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This Dodgers Bullpen is Better Suited for October Success

2019, despite ups and downs, superior to 2018 squad.

Joe Kelly reacts to closing out a ballgame at Dodger Stadium.

Since taking over as President of Baseball Operations in 2014, Andrew Friedman has been resourceful and brilliant in assembling every last part of the roster. But if there’s one area where he doesn’t get a passing grade, it’s the bullpen. As I observed a few months ago, his track record is mixed at best

2019 has furthered that frustration, As the playoffs near, many fans are dreading trying to capture those 11 wins once again with what seems like an underwhelming pen. Friedman drew much derision for not making an all-in move at the deadline to improve it. In one instance, though, that proved a blessing

Yet the fatigue amongst the Dodger faithful belies the reality that this bullpen may in fact work just fine this October. At the bare minimum, they are stronger in this area than they were in 2018. It’s not the best they’ve had in this run, as they had a truly lockdown relief crops top to bottom in 2017. 

But the 2019 squad could be the one that gets it done, against all odds. First, they stand to benefit from a surplus of starting pitching. Kenta Maeda, Tony Gonsolin, Dustin May, Ross Stripling, Julio Urias, and potentially even Rich Hill can all provide long innings, with Maeda and Urias boasting superb playoff records in relief.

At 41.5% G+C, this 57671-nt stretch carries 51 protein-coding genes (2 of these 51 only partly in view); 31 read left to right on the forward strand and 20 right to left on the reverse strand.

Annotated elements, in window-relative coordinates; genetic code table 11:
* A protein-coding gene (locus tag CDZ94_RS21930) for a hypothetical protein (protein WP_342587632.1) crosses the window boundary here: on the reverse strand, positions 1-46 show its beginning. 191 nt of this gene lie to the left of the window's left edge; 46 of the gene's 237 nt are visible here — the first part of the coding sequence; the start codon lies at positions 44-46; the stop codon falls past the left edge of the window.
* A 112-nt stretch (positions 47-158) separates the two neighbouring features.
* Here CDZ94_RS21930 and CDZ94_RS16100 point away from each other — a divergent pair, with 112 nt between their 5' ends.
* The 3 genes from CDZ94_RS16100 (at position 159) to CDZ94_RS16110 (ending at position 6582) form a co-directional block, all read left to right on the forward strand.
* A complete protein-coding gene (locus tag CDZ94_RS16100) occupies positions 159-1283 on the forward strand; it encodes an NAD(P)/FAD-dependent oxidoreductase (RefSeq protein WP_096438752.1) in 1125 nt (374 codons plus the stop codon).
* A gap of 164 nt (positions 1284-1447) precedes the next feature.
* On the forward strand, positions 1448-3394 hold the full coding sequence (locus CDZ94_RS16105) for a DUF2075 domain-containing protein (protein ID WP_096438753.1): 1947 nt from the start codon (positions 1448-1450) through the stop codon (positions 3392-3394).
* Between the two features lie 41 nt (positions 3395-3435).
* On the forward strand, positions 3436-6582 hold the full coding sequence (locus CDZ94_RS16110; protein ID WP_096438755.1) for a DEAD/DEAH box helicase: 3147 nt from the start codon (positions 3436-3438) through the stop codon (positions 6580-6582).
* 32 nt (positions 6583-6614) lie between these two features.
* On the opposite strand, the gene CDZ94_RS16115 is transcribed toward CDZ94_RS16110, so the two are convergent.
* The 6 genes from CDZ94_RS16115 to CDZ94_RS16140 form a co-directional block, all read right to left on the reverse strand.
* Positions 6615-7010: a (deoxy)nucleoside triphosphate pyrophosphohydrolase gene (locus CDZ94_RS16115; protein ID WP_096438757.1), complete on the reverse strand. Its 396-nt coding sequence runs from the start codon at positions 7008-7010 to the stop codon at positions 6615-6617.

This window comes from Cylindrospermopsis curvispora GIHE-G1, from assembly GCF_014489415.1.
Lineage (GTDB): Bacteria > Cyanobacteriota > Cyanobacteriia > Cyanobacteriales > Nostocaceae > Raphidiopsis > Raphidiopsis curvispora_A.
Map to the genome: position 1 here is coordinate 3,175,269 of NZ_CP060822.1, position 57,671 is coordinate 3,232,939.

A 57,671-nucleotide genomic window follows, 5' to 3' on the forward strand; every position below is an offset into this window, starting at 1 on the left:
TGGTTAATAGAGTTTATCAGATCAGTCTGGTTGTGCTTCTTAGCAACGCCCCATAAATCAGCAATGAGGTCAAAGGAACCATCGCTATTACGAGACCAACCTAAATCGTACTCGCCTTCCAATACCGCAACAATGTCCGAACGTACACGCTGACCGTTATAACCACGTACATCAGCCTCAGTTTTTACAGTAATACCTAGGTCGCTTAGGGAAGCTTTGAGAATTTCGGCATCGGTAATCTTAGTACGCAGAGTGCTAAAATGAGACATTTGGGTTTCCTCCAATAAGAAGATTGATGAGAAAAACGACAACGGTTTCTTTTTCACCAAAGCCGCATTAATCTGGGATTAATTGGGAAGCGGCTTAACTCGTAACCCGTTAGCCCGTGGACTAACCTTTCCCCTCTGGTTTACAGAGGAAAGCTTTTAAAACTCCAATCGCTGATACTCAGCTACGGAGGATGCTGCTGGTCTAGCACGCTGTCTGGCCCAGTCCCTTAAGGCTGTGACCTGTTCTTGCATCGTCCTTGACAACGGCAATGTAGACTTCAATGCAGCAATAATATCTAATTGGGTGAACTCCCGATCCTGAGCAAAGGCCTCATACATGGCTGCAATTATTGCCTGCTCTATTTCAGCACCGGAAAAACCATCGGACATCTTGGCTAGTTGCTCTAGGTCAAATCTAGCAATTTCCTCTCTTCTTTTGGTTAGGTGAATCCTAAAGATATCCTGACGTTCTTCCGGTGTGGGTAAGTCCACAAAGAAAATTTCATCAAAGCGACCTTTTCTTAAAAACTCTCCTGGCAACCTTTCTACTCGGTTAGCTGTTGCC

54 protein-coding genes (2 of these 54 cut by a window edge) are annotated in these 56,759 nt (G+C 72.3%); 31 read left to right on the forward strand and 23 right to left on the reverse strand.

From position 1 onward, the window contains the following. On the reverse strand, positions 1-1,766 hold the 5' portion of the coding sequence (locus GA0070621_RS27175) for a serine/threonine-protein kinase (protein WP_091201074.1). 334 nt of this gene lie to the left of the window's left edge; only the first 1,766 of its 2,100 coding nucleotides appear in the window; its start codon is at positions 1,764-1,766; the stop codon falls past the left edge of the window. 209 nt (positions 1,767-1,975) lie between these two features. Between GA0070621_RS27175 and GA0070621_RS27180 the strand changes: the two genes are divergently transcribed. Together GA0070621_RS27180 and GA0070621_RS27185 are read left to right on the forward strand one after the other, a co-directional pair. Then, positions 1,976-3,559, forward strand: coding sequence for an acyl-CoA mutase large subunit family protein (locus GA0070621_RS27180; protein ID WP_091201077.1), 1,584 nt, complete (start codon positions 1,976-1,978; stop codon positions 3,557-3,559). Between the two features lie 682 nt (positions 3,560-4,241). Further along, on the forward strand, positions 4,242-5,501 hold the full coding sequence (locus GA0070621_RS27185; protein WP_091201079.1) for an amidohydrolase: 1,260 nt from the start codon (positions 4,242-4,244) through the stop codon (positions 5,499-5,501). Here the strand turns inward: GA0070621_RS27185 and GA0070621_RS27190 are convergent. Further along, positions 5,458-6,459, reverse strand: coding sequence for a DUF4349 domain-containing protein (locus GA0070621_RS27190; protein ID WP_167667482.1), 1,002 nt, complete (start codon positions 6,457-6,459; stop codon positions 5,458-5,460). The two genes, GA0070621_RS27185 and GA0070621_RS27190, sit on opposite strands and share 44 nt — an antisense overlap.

Tuesday’s game in San Diego provided a potential blueprint for how a game four of any series can be won, starting with Hill’s fiery determination and effectively doing a bullpen game thereafter. 

The pen has also been quietly boosted by an overlooked acquisition. Lost in the then-furor over not getting Felipe Vasquez was lefty Adam Kolarek coming over from Tampa Bay. In his time in Dodger Blue, he’s gone 2-0 with a 0.79 ERA and 0.882 WHIP. Caleb Ferguson’s recent uptick also makes him a viable lefty candidate for October. 

Lastly, there should be more optimism over the 2019 pen due to what isn’t there as much as what is there. Last year, the Dodgers tried to win a World Series with Scott Alexander as the core lefty and Dylan Floro as a late-innings righty. Especially after Alexander nearly blowing game three, and the two of them combining to squander game four, this is truly laughable in retrospect. 

This year, the team has Kolarek in place of Alexander, and Joe Kelly (given he’s healthy) over Floro. Other names responsible for ballooning the team’s bullpen ERA this season like Yimi Garcia, J.T. Chargois and Zac Rosscup won’t be there either. 

This isn’t a mea culpa admitting I’m wrong about criticizing the majority of Friedman’s bullpen moves. He did a poor job constructing last year’s pen, and it fell apart in the World Series. It’s reasonable to think he could have been more proactive since the 2017 off-season. He deserves praise for wisely staying away from Vazquez, but his vindication with the relief corps will only be determined next month.